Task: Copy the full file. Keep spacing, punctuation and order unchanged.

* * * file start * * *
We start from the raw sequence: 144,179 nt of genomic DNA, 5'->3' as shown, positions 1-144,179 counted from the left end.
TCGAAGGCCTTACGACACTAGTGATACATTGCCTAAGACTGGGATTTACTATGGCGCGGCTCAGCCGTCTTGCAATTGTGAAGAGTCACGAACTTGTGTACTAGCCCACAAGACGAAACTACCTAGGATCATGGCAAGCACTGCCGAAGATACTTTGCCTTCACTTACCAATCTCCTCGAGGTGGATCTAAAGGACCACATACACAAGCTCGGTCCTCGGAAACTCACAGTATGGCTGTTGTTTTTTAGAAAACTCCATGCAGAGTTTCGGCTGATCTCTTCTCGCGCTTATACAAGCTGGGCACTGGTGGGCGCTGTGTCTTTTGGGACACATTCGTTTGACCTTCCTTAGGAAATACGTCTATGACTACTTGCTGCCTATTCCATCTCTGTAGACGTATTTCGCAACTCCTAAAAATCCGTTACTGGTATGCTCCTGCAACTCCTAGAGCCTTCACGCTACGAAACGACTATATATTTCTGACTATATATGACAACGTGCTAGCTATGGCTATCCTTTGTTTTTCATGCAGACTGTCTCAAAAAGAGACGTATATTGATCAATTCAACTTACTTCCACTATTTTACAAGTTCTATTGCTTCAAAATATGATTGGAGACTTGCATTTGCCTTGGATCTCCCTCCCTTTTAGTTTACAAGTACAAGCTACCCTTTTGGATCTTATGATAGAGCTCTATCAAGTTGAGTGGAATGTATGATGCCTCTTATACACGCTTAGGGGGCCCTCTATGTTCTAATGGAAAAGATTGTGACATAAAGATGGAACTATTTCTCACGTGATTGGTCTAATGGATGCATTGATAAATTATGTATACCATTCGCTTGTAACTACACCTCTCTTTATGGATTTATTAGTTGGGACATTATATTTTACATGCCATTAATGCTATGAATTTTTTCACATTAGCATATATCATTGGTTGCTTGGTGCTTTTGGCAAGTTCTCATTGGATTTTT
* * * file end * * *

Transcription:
We start from the raw sequence: 144,179 nt of genomic DNA, 5'->3' as shown, positions 1-144,179 counted from the left end.
TCGAAGGCCTTACGACACTAGTGATACATTGCCTAAGACTGGGATTTACTATGGCGCGGCTCAGCCGTCTTGCAATTGTGAAGAGTCACGAACTTGTGTACTAGCCCACAAGACGAAACTACCTAGGATCATGGCAAGCACTGCCGAAGATACTTTGCCTTCACTTACCAATCTCCTCGAGGTGGATCTAAAGGACCACATACACAAGCTCGGTCCTCGGAAACTCACAGTATGGCTGTTGTTTTTTAGAAAACTCCATGCAGAGTTTCGGCTGATCTCTTCTCGCGCTTATACAAGCTGGGCACTGGTGGGCGCTGTGTCTTTTGGGACACATTCGTTTGACCTTCCTTAGGAAATACGTCTATGACTACTTGCTGCCTATTCCATCTCTGTAGACGTATTTCGCAACTCCTAAAAATCCGTTACTGGTATGCTCCTGCAACTCCTAGAGCCTTCACGCTACGAAACGACTATATATTTCTGACTATATATGACAACGTGCTAGCTATGGCTATCCTTTGTTTTTCATGCAGACTGTCTCAAAAAGAGACGTATATTGATCAATTCAACTTACTTCCACTATTTTACAAGTTCTATTGCTTCAAAATATGATTGGAGACTTGCATTTGCCTTGGATCTCCCTCCCTTTTAGTTTACAAGTACAAGCTACCCTTTTGGATCTTATGATAGAGCTCTATCAAGTTGAGTGGAATGTATGATGCCTCTTATACACGCTTAGGGGGCCCTCTATGTTCTAATGGAAAAGATTGTGACATAAAGATGGAACTATTTCTCACGTGATTGGTCTAATGGATGCATTGATAAATTATGTATACCATTCGCTTGTAACTACACCTCTCTTTATGGATTTATTAGTTGGGACATTATATTTTACATGCCATTAATGCTATGAATTTTTTCACATTAGCATATATCATTGGTTGCTTGGTGCTTTTGGCAAGTTCTCATTGGATTTTT